Linlithgow Palace in central Scotland. Medieval and Rennaissance castle.
18th century wine bottles unearthed at the Palace.
As a palace the building served not only as a place of accommodation for hundreds of staff, retainers, footmen, guards and friends and visitors, but also as a carefully controlled environment for regulation access to the monarch. Rooms were arranged in sequence to reinforce a sense of hierarchy and to create an almost theatrical effect of splendour and power. Today the splendid internal decoration has gone, but it is easy to imagine intricately painted plaster ceilings, embossed and gilded leather covered walls, tapestries depicting hunting scenes or stories from Greek mythology, heraldic emblems such as unicorns and lions, paintings and carved furniture. James V's queen, Marie de Guise-Lorraine is said to have compared the palace to the most splendid in France.
Mary Queen of Scots
In 1542 Mary and James's daughter, also Mary, known to us as Mary Queen of Scots, was born at the palace. At seven months she was taken to Stirling castle. The English king Henry VIII thought he could unite the two countries by arranging the marriage of his son Edward to Mary, but his plan was opposed by pro French and Catholic Scots. He tried to force his will by invading, ("The Rough Wooing"), defeating the Scots at the battle of Pinkie in 1547. French help was sought and granted but only in return that the infant Queen be sent for safe-keeping and education to France. At the age of 6 Mary sailed from Dumbarton outside Glasgow, not to return until some 13 years later. By that time her young French husband, the king of France, François II, had tragically died.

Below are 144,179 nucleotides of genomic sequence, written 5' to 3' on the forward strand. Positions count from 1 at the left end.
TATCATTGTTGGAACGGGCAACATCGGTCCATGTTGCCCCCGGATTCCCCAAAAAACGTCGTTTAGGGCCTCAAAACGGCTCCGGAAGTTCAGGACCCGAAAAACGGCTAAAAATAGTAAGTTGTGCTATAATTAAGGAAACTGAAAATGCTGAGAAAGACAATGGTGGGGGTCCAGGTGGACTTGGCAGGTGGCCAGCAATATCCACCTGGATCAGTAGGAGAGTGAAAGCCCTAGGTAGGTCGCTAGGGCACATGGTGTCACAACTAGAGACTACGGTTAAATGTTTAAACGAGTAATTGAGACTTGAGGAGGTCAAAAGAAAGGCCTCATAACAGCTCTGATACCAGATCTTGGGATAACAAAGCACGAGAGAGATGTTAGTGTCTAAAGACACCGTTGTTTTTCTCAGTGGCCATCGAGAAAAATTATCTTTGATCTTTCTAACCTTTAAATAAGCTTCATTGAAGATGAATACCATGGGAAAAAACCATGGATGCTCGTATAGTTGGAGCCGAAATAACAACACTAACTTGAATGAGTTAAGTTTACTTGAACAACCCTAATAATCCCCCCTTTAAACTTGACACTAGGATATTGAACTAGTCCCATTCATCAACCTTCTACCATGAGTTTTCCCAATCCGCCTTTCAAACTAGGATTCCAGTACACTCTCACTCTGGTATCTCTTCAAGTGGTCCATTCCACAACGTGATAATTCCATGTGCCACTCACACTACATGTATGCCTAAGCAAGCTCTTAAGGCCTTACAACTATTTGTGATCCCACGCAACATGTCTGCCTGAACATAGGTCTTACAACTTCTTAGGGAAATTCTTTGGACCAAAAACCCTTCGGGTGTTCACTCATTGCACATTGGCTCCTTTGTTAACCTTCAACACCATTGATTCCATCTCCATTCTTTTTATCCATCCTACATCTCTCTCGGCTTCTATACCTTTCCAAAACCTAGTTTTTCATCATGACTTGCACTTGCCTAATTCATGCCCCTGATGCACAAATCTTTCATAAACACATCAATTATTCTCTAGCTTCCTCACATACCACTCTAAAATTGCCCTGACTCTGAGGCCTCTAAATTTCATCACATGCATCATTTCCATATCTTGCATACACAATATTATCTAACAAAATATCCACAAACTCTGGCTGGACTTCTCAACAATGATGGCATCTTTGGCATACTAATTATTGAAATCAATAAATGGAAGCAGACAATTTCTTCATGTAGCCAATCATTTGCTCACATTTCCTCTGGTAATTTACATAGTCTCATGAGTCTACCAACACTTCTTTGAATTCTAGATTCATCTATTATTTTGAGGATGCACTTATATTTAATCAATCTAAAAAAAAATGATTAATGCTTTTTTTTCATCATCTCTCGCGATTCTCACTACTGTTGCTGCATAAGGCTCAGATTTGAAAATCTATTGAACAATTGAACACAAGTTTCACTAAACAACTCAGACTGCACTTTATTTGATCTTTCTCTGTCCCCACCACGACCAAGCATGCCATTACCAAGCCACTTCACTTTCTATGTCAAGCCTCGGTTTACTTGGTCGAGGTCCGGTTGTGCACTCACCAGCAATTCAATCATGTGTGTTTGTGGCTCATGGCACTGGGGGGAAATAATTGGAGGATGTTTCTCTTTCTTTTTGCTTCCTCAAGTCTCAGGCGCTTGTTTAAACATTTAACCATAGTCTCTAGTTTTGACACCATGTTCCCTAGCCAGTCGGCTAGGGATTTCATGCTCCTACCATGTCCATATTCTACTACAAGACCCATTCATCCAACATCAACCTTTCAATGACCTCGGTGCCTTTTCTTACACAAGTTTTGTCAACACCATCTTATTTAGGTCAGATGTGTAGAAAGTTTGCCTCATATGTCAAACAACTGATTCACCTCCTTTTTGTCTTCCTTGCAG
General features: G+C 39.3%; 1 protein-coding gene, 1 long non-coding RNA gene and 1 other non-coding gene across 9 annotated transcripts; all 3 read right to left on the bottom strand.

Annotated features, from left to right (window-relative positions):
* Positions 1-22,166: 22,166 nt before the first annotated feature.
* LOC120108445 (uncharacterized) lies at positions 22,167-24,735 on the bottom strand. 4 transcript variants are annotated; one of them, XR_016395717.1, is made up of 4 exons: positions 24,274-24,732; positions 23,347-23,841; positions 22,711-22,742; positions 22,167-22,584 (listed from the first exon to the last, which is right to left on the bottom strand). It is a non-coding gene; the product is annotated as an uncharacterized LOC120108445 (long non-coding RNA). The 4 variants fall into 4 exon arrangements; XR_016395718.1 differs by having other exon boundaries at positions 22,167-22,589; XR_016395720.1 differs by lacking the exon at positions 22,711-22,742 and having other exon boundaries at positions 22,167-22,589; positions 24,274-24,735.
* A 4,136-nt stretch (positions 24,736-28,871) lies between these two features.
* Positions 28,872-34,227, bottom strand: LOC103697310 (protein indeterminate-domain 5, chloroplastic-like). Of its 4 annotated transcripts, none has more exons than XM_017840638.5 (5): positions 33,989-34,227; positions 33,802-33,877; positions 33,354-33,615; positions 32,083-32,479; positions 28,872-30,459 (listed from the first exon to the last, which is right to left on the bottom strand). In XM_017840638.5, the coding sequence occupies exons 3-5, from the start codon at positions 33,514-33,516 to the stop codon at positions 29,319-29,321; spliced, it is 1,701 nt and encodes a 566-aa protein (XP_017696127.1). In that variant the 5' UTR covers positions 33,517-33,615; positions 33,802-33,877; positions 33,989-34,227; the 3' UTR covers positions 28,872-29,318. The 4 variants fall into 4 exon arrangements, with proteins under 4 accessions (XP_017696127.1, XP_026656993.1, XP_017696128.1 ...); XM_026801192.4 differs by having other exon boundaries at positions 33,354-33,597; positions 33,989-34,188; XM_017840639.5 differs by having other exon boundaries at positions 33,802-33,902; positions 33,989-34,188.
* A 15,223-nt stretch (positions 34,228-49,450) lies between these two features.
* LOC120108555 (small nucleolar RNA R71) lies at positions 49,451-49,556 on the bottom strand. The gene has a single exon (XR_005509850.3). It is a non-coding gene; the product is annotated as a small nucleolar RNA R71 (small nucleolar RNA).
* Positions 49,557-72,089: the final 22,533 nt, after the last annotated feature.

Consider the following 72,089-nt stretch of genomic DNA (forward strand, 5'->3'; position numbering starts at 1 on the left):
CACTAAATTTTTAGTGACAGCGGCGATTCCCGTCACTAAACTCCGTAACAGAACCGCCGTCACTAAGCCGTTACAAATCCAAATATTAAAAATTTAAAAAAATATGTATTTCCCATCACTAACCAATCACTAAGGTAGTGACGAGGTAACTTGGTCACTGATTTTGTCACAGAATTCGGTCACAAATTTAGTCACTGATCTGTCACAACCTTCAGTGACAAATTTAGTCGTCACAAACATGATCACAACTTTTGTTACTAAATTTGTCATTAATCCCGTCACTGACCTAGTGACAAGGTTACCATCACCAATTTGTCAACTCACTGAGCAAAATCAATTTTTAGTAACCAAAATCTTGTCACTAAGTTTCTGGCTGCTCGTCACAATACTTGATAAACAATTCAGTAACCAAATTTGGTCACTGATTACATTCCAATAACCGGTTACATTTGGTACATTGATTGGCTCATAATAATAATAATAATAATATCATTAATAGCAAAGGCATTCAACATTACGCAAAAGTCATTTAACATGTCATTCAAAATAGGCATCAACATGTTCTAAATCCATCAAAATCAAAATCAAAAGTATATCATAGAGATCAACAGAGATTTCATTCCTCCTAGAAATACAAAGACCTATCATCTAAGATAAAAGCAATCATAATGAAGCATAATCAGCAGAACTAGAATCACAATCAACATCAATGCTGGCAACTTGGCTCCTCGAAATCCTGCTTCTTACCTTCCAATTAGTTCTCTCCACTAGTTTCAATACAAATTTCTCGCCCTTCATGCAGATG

During the time when she was Queen, in Scotland, mary visited Linlithgow on numerous occasions. But during her captivity in England, and after the succession of her infant son, James VI, the palace became somewhat neglected. On his coming of age repairs were made, but when he succeeded to the throne of England in 1603 he didn't visit again. Later Stuarts
James's son Charles I visited in 1617 and again in 1633 when a surviving bill records 12 shillings having been spent on a duster for removing the spiders' webs.
After Charles's execution, and having defeated the Scots at Dunbar, Oliver Cromwell spent the winter here in 1650-51. From now on the palace began gradually to deteriorate.
The last royal Stuart to stay at Linlithgow was the 25 year old Prince Charles Edward, "Bonnie Prince Charlie" in 1745. A few months later after Charles's unsuccessful march into England to reclaim the Crown for the Stuarts from George II, the Duke of Cumberland (George's son) and his troops took over the palace. When they marched North on February 1st 1746 someone left an unattended fire which soon spread. Within hours the palace was a roofless shell.